Patricia Arnold

Patricia Arnold has been a longtime dedicated theorist, practitioner and teacher. Her PhD Thesis was “Reasonable Hope: A Philosophical Counsellor’s Approach to Post-Traumatic Stress.” This work reflects many years of research in psychology and philosophy. It also provokes us to consider how hope might be reasonable.
In the academic realm she specializes in epistemology, metaphysics and feminist and social philosophy. She is a Certified Member of the American Philosophical Practitioners Association (APPA) and was the first of four Canadian counsellors to be certified by the APPA. She is a member of the Ontario Association of Consultants, Counsellors, Psychometrists and Psychotherapists and she recently achieved membership in the APA (American Psychological Association -Division 24: Society for Philosophy and Psychology). Patricia is also a member of CSWIP (Canadian Society for Women in Philosophy).


Patricia is deeply committed to applying the wisdom and insights of philosophical training to everyday life. Ethics, values, existential issues, personal identity, contribution, human relationships, passions and desires, creative process, self-improvement, evolution, and human motivations can be seen to be at the heart of everyday living. How richly these domains impact us depends on what we choose to bring to them. One thing Patricia advocates is that we, as humans, can bring our own depth and thoughtfulness to everyday life in the levels and kinds of choices we make.

In her own words…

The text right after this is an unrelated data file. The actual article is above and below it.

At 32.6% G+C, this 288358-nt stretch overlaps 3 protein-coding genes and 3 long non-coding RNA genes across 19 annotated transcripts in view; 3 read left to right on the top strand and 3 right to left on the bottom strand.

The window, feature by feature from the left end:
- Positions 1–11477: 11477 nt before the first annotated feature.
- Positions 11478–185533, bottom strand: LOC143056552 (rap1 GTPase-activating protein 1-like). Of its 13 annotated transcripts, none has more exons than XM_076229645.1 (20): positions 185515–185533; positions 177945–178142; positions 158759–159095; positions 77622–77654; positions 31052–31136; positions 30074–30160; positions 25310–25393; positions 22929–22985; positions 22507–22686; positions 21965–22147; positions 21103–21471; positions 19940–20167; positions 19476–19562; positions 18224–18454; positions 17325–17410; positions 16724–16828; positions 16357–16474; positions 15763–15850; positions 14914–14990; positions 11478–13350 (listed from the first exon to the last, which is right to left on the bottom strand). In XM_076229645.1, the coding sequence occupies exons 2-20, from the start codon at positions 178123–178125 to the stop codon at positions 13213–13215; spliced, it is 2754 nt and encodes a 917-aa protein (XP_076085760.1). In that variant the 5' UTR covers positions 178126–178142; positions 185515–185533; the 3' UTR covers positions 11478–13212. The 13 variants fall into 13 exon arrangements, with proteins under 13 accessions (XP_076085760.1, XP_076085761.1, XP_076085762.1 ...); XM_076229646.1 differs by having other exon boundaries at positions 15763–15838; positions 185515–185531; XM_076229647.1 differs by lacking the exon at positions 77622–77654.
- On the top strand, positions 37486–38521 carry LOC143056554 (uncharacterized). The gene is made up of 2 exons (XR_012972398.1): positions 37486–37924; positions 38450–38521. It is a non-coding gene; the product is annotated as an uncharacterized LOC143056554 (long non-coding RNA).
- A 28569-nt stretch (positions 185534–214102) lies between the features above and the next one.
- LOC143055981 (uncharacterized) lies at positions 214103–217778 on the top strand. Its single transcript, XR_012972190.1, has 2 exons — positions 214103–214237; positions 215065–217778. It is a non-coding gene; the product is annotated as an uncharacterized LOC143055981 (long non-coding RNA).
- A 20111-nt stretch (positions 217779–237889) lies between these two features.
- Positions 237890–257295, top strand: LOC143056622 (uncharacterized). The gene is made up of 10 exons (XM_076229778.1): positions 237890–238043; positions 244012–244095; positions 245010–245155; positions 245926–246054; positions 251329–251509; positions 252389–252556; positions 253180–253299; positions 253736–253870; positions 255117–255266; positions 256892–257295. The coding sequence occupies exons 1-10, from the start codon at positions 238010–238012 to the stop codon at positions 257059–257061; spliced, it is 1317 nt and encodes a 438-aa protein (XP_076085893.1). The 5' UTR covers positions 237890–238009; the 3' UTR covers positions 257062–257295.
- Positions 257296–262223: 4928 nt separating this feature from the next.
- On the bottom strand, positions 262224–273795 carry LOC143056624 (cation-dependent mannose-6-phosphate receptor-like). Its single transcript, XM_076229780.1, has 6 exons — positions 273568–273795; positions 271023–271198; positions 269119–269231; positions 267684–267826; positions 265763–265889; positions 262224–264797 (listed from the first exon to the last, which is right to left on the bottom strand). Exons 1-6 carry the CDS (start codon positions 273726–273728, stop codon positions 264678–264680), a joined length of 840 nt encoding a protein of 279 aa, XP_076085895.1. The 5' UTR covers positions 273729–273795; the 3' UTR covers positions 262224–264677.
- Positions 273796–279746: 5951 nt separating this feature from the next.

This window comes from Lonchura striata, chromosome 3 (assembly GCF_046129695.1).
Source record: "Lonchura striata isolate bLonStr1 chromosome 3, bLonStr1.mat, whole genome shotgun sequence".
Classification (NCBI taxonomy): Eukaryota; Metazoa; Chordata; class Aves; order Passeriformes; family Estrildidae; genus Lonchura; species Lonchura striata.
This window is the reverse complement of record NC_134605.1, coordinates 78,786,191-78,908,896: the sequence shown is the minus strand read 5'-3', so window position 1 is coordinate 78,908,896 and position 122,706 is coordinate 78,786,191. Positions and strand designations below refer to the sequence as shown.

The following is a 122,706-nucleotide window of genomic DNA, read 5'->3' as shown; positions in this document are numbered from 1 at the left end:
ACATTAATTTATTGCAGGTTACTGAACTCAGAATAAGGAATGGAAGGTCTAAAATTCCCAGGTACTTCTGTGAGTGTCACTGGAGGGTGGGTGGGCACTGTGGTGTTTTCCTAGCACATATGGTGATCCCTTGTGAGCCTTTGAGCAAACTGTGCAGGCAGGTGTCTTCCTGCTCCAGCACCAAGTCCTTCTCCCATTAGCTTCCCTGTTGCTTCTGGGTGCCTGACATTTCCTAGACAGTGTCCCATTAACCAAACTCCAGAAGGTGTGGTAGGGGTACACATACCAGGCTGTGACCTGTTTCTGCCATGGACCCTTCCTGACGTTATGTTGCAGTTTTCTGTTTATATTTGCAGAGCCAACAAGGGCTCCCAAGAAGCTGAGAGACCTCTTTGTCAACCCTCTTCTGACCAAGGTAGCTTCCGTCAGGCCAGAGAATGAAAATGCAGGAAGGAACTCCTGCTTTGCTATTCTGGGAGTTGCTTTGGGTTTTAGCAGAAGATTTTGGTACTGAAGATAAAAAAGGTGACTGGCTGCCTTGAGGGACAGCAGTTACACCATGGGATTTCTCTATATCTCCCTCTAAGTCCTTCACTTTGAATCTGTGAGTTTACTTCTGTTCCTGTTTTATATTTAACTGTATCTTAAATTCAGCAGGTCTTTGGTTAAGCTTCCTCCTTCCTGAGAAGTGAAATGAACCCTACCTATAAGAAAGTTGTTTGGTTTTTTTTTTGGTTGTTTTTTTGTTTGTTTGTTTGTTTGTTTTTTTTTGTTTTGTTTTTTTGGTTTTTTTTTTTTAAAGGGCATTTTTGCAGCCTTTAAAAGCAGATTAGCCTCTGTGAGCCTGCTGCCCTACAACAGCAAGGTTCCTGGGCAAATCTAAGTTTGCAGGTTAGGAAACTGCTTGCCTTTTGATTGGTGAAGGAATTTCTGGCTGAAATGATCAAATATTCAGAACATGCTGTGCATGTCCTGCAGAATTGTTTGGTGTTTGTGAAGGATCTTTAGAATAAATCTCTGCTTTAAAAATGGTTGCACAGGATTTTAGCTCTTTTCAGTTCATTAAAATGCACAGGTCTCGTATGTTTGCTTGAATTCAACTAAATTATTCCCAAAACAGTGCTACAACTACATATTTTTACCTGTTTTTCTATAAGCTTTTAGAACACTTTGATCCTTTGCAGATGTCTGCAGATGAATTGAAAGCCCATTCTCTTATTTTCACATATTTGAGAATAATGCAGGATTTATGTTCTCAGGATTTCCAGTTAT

“If I were to summarize myself in one sentence it would be that I am blessed enough, and loved enough, to be able to fulfill myself in aiming to understand human experiences and in genuinely caring for others.”
I am a long time academic and love and appreciate the gifts, challenges, and people that my engagements with that environment have afforded me. I am also an active seeker; I have studied with Native Shamans and Catholic nuns and have sought wisdom in sacred texts, people and places. So my work is about the mind, spirit and body.
As a Philosophical Counsellor I believe that philosophy has much to offer the field of Psychology and in the coming years I hope to facilitate enhanced dialogue between these distinct academic fields.
There are all kinds of neurophysiological, psychological and philosophical reasons why our contemporary thinking about mental health needs to be reinvigorated and re-oriented. Importantly the mental health field doesn’t always teach or advocate for patient agency. In Philosophy agency is about freedom. In applied mental health fields this means the freedom to know what you can about yourself and your situation and to then make decisions about your life that reflect your authentic values. This means that as a Philosophical Counsellor I want to give my clients the tools to think reasonably and rationally and deeply and profoundly in ways that inspire them to their own agencies.


Ongoing Projects

    • Managing a busy practice with over 300 active clients.


    • Adjunct Professor of Philosophy University of Toronto Scarborough Campus.


    • Corporate and organizational presentations on empathy, effective listening,
 the merits of philosophical thinking, authenticity, and the variously normative quest for a good life.


    • Developing coordinated programming with Clinical Psychology and Philosophy at UTSC to facilitate enhanced clinical and research projects.